Unexpected, yes, but Google's KitKat marketing may get the word out

Google said Tuesday that its latest Android software would be called 'KitKat'

Google's decision to name its new Android mobile OS KitKat left some people scratching their heads Tuesday -- isn't that someone else's trademark? -- but the move could raise awareness about the new software, which could be just what Google needs, one analyst said.

"It's hard for consumers to keep up with the latest version [of Android]," said Carolina Milanesi, an industry analyst with Gartner.

And some people care more about the device it's running on than the OS, she said. Giving its OS a high profile brand name like KitKat might help change that.

Google said earlier Tuesday that version 4.4 of the OS would be called KitKat, "after one of our favorite chocolate treats."

The trademark is owned by someone, of course, but Google partnered with Nestle to do the promotion.

The whole thing was Google's idea, according to a BBC report, and no money changed hands between the companies.

KitKat and Google are also giving away Nexus 7 tablets, Google Play credits and mini Kit Kats through a promotion that starts Friday, described on Hershey's website (Hershey owns the U.S. rights). Just look out for special Kit Kat wrappers featuring the Android robot in stores.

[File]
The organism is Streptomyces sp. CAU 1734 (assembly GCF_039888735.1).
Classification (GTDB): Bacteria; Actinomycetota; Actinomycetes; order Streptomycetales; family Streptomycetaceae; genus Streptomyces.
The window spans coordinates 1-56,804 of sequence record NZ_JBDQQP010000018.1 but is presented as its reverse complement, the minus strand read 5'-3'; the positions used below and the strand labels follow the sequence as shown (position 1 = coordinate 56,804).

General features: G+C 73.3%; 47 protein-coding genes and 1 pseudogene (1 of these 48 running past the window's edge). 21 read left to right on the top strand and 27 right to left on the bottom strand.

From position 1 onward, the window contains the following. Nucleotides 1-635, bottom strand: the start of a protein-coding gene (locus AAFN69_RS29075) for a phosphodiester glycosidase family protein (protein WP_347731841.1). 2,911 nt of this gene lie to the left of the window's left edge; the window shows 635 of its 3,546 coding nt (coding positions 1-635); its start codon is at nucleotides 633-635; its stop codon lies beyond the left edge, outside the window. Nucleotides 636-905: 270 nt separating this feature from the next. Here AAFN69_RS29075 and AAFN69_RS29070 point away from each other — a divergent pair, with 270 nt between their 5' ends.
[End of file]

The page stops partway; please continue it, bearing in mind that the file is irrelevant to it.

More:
In fact, "KitKat" is not a major departure from previous versions of Android. Each iteration of the software has taken the name of a dessert, like Ice Cream Sandwich or Froyo.

As a result, people aren't always aware what the latest version of the software is, Milanesi said. But the promotional effort with Nestle could help to educate consumers about what the software has to offer, she said.

Google hasn't given any details about KitKat beyond the goal to provide an Android experience that is "available for everybody." The company hasn't said when the software will launch either.

KitKat arrives at a time when Google continues to face challenges with fragmentation. There are several versions of Android in use, across many different devices. Most iPhones, by contrast, run one version of the OS.

Google also has some work to do improving compatibility between apps written for different versions of Android and those written for Chrome on the desktop.

It is unclear whether the latest version of Android will solve any of these problems, but big improvements are needed, according to Milanesi.

If Google was hoping to get more people talking about its latest OS, it didn't pick an ideal day to do it, she noted.

The announcement followed Microsoft's blockbuster news that it would acquire Nokia's devices and services business. And Apple also said it will be holding an event Sept. 10 that is expected to see the release of a new iPhone.

Zach Miners covers social networking, search and general technology news for IDG News Service. Follow Zach on Twitter at @zachminers. Zach's e-mail address is zach_miners@idg.com

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